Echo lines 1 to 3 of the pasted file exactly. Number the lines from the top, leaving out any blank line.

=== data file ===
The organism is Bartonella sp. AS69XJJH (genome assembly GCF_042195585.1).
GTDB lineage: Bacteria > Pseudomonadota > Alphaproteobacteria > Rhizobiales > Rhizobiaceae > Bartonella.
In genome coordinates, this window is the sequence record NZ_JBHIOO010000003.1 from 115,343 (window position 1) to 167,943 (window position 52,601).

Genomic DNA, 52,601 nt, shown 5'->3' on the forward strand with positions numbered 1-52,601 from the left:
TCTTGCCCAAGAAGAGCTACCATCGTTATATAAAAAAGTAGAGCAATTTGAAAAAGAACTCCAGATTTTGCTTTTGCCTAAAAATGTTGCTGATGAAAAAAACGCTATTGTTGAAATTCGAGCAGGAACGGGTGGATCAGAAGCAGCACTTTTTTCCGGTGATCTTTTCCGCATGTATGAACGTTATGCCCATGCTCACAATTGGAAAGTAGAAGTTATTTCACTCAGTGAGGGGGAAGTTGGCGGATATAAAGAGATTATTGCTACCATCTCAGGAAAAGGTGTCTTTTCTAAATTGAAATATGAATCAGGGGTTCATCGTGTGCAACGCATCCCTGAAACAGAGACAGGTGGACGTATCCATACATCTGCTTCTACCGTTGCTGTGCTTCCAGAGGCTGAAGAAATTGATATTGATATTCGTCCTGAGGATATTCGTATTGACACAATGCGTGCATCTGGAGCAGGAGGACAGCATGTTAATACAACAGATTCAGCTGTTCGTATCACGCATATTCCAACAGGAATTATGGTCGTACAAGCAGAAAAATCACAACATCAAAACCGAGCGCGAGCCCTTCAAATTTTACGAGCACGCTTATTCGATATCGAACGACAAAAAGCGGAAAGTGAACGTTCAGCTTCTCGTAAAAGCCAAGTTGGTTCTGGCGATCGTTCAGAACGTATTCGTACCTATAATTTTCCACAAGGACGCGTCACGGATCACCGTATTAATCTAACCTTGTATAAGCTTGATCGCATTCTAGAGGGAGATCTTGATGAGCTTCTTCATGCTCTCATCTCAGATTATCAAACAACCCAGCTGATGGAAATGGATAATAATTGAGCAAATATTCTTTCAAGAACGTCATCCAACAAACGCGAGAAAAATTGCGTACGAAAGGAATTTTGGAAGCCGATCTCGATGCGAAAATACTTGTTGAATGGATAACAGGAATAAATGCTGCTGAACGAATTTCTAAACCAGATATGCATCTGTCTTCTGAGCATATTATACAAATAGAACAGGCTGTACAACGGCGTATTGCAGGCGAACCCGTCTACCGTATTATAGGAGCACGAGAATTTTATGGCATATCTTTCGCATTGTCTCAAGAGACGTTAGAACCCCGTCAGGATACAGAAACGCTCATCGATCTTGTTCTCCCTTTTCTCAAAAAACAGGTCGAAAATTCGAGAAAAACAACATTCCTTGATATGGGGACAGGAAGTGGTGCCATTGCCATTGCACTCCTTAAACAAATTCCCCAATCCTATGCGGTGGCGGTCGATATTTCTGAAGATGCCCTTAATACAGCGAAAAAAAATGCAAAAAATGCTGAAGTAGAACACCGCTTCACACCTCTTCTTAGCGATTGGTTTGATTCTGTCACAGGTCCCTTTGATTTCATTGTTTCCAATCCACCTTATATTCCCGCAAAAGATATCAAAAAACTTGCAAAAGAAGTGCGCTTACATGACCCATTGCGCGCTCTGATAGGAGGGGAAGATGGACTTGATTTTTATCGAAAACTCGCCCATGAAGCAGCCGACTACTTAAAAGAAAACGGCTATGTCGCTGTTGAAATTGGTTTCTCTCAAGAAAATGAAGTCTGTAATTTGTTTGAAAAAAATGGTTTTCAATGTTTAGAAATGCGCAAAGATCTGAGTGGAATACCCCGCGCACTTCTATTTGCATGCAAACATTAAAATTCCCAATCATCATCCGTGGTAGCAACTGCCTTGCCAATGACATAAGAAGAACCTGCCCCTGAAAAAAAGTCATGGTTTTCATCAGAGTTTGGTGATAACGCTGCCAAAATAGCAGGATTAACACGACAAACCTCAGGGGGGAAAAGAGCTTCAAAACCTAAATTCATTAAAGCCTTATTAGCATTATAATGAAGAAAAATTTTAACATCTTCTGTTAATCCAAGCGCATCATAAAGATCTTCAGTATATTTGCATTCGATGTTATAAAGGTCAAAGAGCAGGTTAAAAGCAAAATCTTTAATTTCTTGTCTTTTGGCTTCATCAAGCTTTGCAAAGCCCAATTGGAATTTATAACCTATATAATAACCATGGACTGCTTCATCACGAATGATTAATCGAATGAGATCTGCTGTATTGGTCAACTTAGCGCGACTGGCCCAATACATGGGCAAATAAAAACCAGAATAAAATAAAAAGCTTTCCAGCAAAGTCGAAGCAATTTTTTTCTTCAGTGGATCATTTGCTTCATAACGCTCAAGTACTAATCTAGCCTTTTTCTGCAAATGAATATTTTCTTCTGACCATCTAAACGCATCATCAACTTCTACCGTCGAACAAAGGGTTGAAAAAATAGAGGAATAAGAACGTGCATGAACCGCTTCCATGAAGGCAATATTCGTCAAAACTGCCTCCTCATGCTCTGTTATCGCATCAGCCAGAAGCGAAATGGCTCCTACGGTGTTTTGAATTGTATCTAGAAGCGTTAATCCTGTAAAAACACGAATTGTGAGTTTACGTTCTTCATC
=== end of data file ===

The organism is Bartonella sp. AS69XJJH (genome assembly GCF_042195585.1).
GTDB lineage: Bacteria > Pseudomonadota > Alphaproteobacteria > Rhizobiales > Rhizobiaceae > Bartonella.
In genome coordinates, this window is the sequence record NZ_JBHIOO010000003.1 from 115,343 (window position 1) to 167,943 (window position 52,601).